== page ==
"I was born in Guayaquil, Ecuador, where I studied architecture. I moved to Kassel (Germany) in 1999 to accomplish a master degree. Although I have always drawn and paint, it was not until I started studying in the Uni-Kassel, that I started keeping a travel sketchbook. I had a teacher there who used to do a lot of sketches when he travelled on university excursions. When he retired, I helped to organize an exhibition of his sketches. He brought a huge box full of sketchbooks he had filled since he was an architecture student. I spent a whole day selecting the most interesting drawings. It was a wonderful experience that opened my eyes to a new world. In the last 10 years I have the feeling of being in a long journey. I like to discover the cities where I live, to understand why a place is the way it is and what makes it different and unique from others. Drawing is for me a way to learn to love a place, to become part of it. I like to draw architecture but I am more attracted to urban scenery, portraying how people live in the city. Since I’m a foreigner, everything that locals find normal and taken-for-granted, for me is exotic. I always carry a small watercolor travel set from Windsor and Newton and my sketchbook in my bag. I always thought that drawing was a solitary experience until I found Urban Sketchers. It was amazing to find so many people doing the same thing. It is a great place to share!" • Omar's blog. • Omar's art on flickr. • Omar's website.

Meet the Correspondent: Luis Ruiz > Malaga, Spain$show=/search/label/Luis%20Ruiz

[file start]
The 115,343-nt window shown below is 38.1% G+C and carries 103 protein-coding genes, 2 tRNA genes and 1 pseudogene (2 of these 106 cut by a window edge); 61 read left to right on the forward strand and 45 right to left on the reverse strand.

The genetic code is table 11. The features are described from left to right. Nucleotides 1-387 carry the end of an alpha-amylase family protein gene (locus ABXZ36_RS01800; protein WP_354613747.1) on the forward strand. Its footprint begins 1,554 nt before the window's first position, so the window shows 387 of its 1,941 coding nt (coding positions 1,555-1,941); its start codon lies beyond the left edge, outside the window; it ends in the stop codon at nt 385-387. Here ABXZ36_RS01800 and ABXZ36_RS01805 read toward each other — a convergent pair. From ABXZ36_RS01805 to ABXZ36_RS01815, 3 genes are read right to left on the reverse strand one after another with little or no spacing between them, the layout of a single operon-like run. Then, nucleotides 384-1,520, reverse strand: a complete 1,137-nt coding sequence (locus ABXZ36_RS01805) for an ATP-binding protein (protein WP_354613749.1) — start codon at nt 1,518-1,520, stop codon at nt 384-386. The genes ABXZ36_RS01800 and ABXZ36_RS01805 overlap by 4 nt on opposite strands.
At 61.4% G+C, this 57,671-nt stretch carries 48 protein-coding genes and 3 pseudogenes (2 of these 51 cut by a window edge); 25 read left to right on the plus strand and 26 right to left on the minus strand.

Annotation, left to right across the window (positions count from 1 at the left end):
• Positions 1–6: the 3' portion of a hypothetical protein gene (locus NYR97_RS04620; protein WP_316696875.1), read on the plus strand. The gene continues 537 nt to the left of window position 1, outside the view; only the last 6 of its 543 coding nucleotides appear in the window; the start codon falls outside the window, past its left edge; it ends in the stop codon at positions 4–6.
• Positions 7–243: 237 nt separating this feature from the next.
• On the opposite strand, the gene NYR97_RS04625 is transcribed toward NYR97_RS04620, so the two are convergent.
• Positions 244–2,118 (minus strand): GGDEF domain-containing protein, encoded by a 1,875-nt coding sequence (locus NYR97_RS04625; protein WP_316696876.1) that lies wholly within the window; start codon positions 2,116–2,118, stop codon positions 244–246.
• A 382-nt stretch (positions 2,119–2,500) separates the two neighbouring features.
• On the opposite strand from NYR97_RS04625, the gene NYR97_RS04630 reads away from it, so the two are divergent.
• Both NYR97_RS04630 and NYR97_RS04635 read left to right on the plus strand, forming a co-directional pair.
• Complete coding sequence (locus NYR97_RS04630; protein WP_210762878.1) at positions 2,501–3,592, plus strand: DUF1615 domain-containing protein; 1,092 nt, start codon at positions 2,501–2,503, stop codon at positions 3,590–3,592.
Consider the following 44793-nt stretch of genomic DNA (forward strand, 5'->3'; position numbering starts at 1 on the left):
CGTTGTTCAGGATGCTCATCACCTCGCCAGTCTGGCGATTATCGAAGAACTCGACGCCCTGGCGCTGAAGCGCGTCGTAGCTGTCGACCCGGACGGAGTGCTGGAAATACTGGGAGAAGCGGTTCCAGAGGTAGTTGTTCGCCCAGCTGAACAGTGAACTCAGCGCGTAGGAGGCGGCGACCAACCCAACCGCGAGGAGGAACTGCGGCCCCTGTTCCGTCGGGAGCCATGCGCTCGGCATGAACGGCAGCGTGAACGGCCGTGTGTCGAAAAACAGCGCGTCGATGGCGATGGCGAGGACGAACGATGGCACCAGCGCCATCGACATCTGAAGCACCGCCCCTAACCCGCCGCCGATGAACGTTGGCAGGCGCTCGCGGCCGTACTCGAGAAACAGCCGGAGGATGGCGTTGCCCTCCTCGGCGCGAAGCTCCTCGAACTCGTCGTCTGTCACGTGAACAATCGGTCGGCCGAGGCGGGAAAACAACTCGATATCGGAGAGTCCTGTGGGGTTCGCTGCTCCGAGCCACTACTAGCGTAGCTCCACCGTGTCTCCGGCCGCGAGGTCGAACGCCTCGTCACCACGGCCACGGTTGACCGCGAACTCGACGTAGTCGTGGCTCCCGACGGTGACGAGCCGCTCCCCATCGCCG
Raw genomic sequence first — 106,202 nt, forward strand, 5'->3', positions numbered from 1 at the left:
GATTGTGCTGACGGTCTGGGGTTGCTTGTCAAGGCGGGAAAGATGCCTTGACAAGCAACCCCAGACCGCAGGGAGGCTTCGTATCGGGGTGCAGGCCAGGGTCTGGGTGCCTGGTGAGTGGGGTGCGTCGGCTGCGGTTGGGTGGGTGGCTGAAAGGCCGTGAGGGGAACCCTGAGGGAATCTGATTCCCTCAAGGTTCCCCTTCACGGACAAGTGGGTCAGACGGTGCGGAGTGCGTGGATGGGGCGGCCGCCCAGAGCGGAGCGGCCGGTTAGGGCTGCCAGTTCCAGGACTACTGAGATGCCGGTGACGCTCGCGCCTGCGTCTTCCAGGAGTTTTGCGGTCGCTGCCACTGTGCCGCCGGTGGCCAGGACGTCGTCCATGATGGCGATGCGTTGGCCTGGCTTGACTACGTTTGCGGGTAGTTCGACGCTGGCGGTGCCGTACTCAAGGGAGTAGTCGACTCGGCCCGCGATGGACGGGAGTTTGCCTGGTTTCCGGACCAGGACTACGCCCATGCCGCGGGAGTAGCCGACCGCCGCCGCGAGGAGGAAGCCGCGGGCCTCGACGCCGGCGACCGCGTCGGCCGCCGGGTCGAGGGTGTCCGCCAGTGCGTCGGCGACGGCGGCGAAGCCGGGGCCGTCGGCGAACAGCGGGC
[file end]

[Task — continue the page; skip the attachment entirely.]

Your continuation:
Puzzling Out Times Square!


[By Veronica Lawlor, NYC] Today is the official 10th Anniversary of Urban Sketchers - happy birthday! 
My Aunt Marianne is among the members of the New York Urban Sketchers chapter that are braving the cold in Times Square today to draw and post in celebration. I can't be out there with them, but to celebrate am posting some of the drawings made by my most recent Puzzling Out The Picture workshop participants in October. The drawing above was made by Jennifer Lawson. (Love her use of color.)

Times Square was the location of the second day of another workshop I had the pleasure of leading in late October. We got SUPER lucky with the weather - it was warm and sunny - and some wonderful artwork was made. I love giving these workshops because every time I teach them, the participants make it a totally unique experience. So I'll start with Day 2, thumbnails, picture design, and color at Times Square. And, of course, lots of people to draw:
Thumbnails in color, studying light, shadows, and design by Danna Feintuch.
 We started to approach all the activity of Times Square with thumbnails - such a great tool for Urban Sketchers! Danna Feintuch studies color, light, shadow, and design in the page above. I like how she moved around the pedestrian plaza to get a good overall feel.
Thumbnails of the bustling activity by Karen Derr.
 Karen Derr brings her unique sense of order and design to these thumbnails of the bustling activity, above. The three different viewpoints are exciting: from above, below, and straight on.